Rogue of the Week: Neville Longbottom

Friday, 15 July 2011 13:36 Written by  Jordan DeSaulnier
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Rogue of the Week: Neville Longbottom

There's no confusion about who the star of the Harry Potter series is, since the Boy Who Lived has his name right in the title of all eight films adapted and all seven of the novels by JK Rowling from which they were adapted.  Over the last decade, we've watched as Harry went from a neglected orphan living a thoroughly un-magical life to the central figure in a full-on wizarding war, and we've seen Daniel Radcliffe go from an adorable moppet of a kid to a leading man carrying one of the biggest franchises of all time.  While Harry's heroic destiny was never terribly in doubt, in the final film, Harry Potter and the Deathly Hallows: Part 2, a far less likely character completes his journey from the butt of every joke to a hero of Hogwarts: Neville Longbottom, played in all eight films by Matthew Lewis.

When Neville appears in the film, it's enough to elicit a round of cheers from seemingly any audience.  He arrives bruised and resolute.  While Harry, Hermione, and Ron where camping and looking for horcruxes in Harry Potter and the Deathly Hallows: Part 1, Neville appeared only very briefly, and was offscreen at the School for Witchcraft and Wizardry for most of the film.  With Snape in the headmaster's office and Death Eating disciplinarians the Carrows turning Hogwarts into a gulag, Mr. Longbottom had to step up and essentially take Harry's place, leading Dumbledore's Army and sticking it to the man at every opportunity.

To understand just how great an arc Neville has through the series, we have to go all the way back to Harry Potter and the Sorcerer's Stone.  The chipmunk-cheeked Neville was the sort of student who you'd expect to be in Hufflepuff House, not Gryffindor – an insecure, ineffectual, and oblivious bumbler never taken seriously.  He is consistently an object of mockery from his classmates and, in many ways, the film itself. 

Take, for example, the scene in which the Gryffyndor first years learn to zip around on broomsticks.  Poor Neville can't even manage the simple task of hovering in place, but instead goes careening around the campus until he breaks a bone.  Harry, meanwhile, is a natural who is instantly recruited to be a seeker for the Quidditch team.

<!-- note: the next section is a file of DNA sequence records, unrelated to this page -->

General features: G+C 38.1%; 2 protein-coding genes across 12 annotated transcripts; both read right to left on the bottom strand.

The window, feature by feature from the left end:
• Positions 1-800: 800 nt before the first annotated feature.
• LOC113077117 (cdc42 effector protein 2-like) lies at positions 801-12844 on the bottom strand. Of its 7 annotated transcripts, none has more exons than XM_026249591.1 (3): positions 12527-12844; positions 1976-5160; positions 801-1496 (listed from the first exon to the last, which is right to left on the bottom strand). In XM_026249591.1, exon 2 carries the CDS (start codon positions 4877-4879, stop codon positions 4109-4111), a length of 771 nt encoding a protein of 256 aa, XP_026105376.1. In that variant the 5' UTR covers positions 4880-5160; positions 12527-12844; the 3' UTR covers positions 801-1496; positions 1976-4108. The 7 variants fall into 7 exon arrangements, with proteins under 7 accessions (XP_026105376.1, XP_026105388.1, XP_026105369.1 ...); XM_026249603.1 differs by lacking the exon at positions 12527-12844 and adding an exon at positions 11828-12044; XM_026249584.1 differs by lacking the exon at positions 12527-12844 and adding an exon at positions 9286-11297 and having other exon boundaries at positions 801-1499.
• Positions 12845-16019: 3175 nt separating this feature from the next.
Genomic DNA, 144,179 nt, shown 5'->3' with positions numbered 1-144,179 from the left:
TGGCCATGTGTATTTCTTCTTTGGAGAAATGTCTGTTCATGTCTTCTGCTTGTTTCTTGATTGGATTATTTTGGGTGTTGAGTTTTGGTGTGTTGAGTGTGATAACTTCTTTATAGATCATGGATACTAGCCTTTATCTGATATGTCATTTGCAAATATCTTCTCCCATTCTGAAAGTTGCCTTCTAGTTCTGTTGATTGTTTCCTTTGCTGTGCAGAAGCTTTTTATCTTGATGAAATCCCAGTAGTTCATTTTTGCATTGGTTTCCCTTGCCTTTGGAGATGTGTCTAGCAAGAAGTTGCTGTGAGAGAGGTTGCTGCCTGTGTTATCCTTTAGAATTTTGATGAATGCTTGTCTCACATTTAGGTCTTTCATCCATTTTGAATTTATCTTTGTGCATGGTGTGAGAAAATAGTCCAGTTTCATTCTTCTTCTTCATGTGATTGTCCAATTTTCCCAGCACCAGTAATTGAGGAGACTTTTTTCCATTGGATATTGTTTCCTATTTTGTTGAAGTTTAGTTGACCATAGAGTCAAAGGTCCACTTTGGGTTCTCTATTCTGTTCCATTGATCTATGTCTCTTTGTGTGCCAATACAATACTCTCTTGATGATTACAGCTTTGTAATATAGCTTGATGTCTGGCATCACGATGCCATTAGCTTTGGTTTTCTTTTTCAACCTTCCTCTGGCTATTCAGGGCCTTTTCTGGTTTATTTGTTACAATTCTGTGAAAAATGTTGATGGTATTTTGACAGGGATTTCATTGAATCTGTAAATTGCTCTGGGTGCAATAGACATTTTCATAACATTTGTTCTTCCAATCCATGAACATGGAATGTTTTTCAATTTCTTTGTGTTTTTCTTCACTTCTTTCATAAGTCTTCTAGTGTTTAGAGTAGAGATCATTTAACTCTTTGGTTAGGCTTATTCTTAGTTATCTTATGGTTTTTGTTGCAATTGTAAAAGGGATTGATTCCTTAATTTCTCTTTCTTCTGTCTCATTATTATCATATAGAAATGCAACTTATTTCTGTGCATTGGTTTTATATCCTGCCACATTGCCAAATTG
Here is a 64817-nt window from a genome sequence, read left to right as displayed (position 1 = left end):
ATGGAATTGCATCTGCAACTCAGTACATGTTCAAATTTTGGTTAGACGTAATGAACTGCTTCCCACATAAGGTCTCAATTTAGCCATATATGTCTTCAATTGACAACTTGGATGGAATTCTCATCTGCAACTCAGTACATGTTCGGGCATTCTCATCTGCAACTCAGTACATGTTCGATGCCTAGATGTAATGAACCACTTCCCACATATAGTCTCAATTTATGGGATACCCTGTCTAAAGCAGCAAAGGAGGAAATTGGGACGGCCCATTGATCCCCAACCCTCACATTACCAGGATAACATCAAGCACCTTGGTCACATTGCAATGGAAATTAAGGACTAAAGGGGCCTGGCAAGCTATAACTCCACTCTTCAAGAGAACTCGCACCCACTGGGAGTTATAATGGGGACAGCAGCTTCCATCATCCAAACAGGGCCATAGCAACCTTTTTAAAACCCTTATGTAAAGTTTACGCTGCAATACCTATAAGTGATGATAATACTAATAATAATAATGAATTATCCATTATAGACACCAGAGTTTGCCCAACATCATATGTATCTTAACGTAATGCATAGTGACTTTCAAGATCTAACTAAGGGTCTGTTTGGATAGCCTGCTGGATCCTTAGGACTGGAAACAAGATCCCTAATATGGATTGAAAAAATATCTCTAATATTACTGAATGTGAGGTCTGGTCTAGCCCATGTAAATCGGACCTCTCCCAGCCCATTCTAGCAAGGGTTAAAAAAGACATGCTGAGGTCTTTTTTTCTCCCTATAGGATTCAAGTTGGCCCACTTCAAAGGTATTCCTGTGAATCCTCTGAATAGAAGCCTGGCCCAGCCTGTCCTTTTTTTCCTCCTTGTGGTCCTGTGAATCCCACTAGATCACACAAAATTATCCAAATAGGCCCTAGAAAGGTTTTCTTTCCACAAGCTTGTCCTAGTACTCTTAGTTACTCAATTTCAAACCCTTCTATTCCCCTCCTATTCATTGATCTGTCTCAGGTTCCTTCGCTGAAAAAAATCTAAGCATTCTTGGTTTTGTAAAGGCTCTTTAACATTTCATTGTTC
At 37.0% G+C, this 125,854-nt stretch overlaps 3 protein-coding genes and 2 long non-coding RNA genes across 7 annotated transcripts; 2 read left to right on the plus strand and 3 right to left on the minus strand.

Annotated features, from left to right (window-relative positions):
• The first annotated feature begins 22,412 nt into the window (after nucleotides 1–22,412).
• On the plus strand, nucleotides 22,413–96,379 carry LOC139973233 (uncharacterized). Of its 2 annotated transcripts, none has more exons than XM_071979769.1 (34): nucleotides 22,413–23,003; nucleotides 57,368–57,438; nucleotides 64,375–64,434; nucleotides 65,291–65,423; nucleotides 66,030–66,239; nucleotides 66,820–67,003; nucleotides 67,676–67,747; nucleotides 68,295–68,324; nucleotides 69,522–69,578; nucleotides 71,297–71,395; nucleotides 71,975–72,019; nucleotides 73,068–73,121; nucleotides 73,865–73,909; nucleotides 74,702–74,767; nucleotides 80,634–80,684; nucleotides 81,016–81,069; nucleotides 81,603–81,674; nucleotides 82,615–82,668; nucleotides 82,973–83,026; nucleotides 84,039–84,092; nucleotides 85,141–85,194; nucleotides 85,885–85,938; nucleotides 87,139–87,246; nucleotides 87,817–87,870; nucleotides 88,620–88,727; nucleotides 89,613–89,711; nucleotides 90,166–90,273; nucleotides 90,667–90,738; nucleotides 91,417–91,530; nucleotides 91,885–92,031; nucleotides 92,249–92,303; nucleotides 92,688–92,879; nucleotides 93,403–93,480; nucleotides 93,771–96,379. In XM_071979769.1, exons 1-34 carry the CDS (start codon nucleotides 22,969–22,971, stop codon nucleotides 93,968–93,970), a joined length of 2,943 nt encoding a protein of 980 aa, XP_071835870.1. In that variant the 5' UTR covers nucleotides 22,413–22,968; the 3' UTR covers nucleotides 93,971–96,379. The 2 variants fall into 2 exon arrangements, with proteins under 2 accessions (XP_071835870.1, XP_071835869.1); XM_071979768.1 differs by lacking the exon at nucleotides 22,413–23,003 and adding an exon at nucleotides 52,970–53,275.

Matthew Lewis was made to look the part, too, with a set of ridiculous false teeth and makeup appliances to make his ears stick out cartoonishly. 

The character's big heroic moment in that first film comes when he stands up to the central trio as the sneak out of Gryffindor Tower on their first Scooby-style adventure.  It's a brave move by Neville, but becomes a punchline when he is magically petrified and left humiliatingly on the floor.  Still, Professor Dumbledore sees how laudable little Longbottom's stand was, and rewards Gryffindor accordingly, presaging Neville's eventual one-man-wrecking-machine status.

As the series progressed, though, Neville slowly but surely began to develop unique skills and gained a modicum of confidence, discovering a knack for the underappreciated science of herbology.  His encyclopedic knowledge of the subject ended up saving Harry's ass during the Triwizard Tournament of Harry Potter and the Goblet of Fire, providing Potter with Gillyweed and enabling him to breath underwater. 

The details of Neville's lineage emerged in the next entry, Harry Potter and the Order of the Phoenix, adding depth to what could have previously been considered a comic-relief character.  His parents were respected Aurors, hunters of Dark Wizards, but they were tortured and driven to insanity by Bellatrix Lestrange (Helena Bonham Carter) when Neville was a wee lad, leaving him to be raised by his intimidating grandmother. 

While this revelation certainly added layers to Mr. Longbottom, his significance to the entire tale was brought more fully into focus by the end of Phoenix, with Neville not only participating in the climactic action at the Ministry of Magic.  When Harry learns of the prophecy that inextricably binds him to Voldemort (Ralph Fiennes), he learns as well that it could very well have been Neville who was the "The Chosen One" of the prophecy.

Which brings us just about back to Deathly Hallows: Part 2, in which Neville finally gets to not only live up to his potential as a heroic and inspiring figure, but also goes all-out in some spectacular action beats during the Battle of Hogwarts.  That it is Matthew Lewis credibly inhabiting the role of a courageous and capable wizard just as credibly as the younger Lewis created an endearing, bumbling first year student a decade ago is nothing short of remarkable.

"Neville" by mc chris:


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